Guidebook Banh mi is love at first bite

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Banh mi is love at first bite

“Banh mi is the Vietnamese version of a baguette,” explains Fodors, “one of the most obvious culinary legacies of the almost 100 years of French rule.” There are a few different varieties, the most popular being banh mi thit, “a crisp-on-the-outside and fluffy-on-the-inside baguette with pâté, slices of Vietnamese sausage, strips of cucumber, pickled carrot and radish, fresh herbs, and slices of chili.” Then there’s banh mi op la, “a great on-the-go breakfast, filled with a fried egg, soy sauce, and strips of cucumber,” and also banh mi heo quay, “a roast pork and barbecue sauce version.”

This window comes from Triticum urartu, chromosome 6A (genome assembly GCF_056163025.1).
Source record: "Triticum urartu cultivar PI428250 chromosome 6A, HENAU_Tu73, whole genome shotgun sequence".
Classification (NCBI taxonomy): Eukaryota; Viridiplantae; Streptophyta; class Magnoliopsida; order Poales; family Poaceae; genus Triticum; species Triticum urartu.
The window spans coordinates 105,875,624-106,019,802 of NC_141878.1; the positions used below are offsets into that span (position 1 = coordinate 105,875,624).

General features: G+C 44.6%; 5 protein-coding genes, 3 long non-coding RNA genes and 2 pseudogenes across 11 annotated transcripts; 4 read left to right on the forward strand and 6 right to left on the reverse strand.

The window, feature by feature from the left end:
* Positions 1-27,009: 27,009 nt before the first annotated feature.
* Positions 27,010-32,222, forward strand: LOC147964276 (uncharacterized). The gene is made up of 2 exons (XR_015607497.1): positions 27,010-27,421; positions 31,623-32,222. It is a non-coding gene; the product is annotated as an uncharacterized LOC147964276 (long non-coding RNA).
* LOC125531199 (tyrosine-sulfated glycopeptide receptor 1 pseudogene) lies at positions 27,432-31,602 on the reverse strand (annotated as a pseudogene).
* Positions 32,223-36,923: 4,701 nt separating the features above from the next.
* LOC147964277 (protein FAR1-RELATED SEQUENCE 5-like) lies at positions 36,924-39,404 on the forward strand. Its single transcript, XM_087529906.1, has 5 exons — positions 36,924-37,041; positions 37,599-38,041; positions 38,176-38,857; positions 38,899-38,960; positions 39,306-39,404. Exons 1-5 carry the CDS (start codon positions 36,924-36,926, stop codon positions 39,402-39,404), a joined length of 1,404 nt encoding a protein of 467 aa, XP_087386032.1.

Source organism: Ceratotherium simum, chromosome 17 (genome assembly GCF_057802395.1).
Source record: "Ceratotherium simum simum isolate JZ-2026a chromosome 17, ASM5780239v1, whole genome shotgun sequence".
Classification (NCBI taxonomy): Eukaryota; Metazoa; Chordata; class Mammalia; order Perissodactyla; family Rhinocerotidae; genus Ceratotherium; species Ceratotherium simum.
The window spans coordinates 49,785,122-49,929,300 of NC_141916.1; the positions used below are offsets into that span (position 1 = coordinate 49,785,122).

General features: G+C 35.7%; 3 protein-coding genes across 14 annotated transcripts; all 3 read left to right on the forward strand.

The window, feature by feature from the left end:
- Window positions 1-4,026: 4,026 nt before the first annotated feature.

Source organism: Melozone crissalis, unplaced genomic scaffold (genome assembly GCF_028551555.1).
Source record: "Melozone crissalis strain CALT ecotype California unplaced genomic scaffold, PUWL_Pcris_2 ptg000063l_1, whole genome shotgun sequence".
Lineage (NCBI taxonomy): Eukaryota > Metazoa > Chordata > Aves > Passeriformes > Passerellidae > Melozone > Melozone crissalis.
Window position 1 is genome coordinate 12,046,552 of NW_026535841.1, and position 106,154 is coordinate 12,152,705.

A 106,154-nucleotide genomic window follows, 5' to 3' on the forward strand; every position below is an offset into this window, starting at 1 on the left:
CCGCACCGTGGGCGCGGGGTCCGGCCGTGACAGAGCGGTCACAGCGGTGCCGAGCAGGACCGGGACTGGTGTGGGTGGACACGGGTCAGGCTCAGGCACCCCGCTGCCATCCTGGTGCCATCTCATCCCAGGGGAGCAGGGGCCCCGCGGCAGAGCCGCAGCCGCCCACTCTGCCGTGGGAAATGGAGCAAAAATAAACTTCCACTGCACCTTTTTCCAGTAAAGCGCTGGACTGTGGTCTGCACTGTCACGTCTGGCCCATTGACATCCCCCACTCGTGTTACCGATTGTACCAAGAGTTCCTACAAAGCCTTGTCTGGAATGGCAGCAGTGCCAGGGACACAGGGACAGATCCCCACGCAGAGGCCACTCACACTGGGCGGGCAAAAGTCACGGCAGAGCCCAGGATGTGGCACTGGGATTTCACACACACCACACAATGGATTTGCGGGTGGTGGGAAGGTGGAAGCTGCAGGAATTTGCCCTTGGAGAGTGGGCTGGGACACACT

“When I'm exploring Vietnam, a thousand street snacks beckon, but I inevitably seek out banh mi, the ubiquitous Franco-Viet sandwich. I order the dac biet, ‘the special.’ The vendor slashes open a crisp baguette, moistens it with mayonnaise and soy sauce, adds garlicky pork liver pate and Vietnamese cold cuts—silky gio lua sausage, marbled headcheese, rich pork shank—and finishes it with daikon and carrot pickles, chile slices, cucumber, and cilantro. My expectations are met at first bite: crisp, earthy, bright. The bread, condiments, and meats are the legacy of French and Chinese colonialism, but banh mi dac biet is 100 percent Viet.” - Andrea Nguyen in Saveur

It’s the sandwich that ate the world, writes Simon Stanley in Roads and Kingdoms. “France brought all manner of new and exotic items to Vietnam during its colonization of the region, from beer to bread, carrots to coffee, but didn’t hand them over willingly,” he explains. The story of the modern banh mi -- “the sort of banh mi you can pick up today at a farmers’ market in London, or from a food truck in Los Angeles”-- recounts 160 years of Vietnam’s history “in one single, fiery package.”

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